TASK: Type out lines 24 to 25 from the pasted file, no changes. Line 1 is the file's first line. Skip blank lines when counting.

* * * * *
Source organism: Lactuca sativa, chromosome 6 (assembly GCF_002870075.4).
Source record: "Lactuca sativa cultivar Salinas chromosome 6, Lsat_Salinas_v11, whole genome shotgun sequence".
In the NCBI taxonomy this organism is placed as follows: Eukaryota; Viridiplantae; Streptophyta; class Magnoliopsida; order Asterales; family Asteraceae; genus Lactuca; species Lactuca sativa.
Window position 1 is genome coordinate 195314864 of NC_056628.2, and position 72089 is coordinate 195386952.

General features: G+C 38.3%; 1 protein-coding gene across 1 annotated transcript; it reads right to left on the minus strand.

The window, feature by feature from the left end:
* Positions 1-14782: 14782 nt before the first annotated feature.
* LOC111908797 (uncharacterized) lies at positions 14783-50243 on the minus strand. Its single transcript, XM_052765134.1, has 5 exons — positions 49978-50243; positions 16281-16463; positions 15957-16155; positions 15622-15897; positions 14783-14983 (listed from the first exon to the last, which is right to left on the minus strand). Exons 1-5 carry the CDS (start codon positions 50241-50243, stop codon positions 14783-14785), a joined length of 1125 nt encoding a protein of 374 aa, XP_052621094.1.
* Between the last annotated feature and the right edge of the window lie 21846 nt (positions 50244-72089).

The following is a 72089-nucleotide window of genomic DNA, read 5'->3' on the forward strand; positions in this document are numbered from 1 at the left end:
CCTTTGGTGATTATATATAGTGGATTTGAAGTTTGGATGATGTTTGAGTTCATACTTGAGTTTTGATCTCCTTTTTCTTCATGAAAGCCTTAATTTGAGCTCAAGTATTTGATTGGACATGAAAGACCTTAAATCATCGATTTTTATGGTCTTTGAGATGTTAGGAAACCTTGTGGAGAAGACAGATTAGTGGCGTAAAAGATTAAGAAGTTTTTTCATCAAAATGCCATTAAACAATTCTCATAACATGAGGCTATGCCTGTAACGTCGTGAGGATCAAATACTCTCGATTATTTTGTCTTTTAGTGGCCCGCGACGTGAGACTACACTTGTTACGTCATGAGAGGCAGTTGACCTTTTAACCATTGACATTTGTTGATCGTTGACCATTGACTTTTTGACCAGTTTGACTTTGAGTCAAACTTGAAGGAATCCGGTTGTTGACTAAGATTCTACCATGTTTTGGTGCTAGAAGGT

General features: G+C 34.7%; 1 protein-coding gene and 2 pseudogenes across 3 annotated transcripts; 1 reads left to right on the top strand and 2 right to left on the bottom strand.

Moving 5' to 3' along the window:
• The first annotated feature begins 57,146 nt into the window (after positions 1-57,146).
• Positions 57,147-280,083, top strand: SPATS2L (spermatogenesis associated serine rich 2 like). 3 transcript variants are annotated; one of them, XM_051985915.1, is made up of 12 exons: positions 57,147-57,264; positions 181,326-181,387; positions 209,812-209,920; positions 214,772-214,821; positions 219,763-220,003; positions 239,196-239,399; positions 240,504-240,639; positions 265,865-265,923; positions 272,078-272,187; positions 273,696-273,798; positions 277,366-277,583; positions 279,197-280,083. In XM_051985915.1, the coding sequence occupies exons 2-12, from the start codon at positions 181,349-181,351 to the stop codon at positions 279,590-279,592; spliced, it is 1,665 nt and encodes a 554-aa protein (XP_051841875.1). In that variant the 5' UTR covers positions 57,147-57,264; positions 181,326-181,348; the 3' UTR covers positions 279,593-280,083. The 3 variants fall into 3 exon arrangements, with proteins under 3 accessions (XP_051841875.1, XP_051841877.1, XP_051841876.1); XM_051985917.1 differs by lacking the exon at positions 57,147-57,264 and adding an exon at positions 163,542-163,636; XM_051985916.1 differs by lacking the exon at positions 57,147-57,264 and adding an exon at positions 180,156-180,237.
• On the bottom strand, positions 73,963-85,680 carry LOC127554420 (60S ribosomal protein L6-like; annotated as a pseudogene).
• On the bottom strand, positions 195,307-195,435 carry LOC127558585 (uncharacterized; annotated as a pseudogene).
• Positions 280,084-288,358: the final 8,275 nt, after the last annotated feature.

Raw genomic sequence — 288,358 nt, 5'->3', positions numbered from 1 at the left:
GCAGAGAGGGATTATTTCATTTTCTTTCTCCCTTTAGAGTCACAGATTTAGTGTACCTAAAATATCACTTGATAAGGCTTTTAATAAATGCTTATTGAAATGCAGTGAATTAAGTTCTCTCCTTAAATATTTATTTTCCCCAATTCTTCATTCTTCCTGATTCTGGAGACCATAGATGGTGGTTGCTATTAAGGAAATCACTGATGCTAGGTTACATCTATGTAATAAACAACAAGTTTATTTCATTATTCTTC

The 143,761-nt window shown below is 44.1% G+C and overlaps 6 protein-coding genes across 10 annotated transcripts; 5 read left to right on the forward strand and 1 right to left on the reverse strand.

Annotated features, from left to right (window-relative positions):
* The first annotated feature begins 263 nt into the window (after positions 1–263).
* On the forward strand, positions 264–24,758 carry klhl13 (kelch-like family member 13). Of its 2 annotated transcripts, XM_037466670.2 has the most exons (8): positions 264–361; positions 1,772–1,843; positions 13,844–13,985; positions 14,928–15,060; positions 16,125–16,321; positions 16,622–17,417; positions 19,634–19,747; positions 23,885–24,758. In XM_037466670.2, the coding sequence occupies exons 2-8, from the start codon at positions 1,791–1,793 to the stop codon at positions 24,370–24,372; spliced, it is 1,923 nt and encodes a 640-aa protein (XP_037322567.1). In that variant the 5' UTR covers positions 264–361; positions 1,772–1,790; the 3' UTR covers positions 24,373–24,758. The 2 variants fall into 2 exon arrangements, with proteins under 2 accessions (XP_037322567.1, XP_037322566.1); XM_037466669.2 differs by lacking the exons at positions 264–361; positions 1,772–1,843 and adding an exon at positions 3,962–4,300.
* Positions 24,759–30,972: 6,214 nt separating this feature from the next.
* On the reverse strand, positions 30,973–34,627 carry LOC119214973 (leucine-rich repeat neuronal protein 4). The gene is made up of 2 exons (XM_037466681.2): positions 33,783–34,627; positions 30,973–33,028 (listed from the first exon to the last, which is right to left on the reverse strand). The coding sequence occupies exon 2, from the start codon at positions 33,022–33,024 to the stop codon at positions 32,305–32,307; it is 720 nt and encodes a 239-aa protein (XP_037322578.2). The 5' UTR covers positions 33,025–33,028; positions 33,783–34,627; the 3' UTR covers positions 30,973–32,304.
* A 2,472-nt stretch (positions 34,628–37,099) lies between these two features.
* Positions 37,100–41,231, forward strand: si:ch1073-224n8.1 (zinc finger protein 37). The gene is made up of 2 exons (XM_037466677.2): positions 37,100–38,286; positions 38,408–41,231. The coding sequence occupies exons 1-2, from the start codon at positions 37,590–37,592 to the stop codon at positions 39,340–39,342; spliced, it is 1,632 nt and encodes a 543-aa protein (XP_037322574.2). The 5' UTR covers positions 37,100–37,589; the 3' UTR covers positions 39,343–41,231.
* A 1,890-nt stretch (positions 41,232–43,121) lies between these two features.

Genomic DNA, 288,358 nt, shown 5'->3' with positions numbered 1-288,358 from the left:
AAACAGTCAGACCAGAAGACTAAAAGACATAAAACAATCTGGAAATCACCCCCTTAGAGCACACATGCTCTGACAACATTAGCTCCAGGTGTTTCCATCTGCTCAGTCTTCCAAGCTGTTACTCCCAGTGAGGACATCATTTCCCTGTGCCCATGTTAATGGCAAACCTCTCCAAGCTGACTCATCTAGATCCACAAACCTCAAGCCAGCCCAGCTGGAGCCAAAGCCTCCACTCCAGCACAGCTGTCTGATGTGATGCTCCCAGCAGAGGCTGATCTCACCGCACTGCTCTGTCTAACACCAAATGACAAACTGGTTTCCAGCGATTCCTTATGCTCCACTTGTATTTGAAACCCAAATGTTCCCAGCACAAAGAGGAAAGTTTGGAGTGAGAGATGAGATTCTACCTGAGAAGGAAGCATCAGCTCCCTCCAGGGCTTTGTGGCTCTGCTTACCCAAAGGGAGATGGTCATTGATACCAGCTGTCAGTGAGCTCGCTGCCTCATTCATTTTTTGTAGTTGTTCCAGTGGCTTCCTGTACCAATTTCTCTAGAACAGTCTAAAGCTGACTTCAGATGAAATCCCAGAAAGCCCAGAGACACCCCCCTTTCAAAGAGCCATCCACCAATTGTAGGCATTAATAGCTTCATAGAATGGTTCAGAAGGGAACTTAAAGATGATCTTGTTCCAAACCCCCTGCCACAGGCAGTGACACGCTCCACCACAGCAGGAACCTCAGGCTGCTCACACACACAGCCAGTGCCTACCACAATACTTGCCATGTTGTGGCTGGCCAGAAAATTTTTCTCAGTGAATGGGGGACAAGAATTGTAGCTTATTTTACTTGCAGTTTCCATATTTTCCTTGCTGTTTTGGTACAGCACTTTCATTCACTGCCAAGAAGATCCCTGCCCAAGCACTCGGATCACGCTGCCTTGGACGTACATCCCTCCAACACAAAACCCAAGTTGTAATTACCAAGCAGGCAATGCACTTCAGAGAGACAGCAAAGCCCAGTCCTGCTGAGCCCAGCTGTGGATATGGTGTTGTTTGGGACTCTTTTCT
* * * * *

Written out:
* On the forward strand, positions 264–24,758 carry klhl13 (kelch-like family member 13). Of its 2 annotated transcripts, XM_037466670.2 has the most exons (8): positions 264–361; positions 1,772–1,843; positions 13,844–13,985; positions 14,928–15,060; positions 16,125–16,321; positions 16,622–17,417; positions 19,634–19,747; positions 23,885–24,758. In XM_037466670.2, the coding sequence occupies exons 2-8, from the start codon at positions 1,791–1,793 to the stop codon at positions 24,370–24,372; spliced, it is 1,923 nt and encodes a 640-aa protein (XP_037322567.1). In that variant the 5' UTR covers positions 264–361; positions 1,772–1,790; the 3' UTR covers positions 24,373–24,758. The 2 variants fall into 2 exon arrangements, with proteins under 2 accessions (XP_037322567.1, XP_037322566.1); XM_037466669.2 differs by lacking the exons at positions 264–361; positions 1,772–1,843 and adding an exon at positions 3,962–4,300.
* Positions 24,759–30,972: 6,214 nt separating this feature from the next.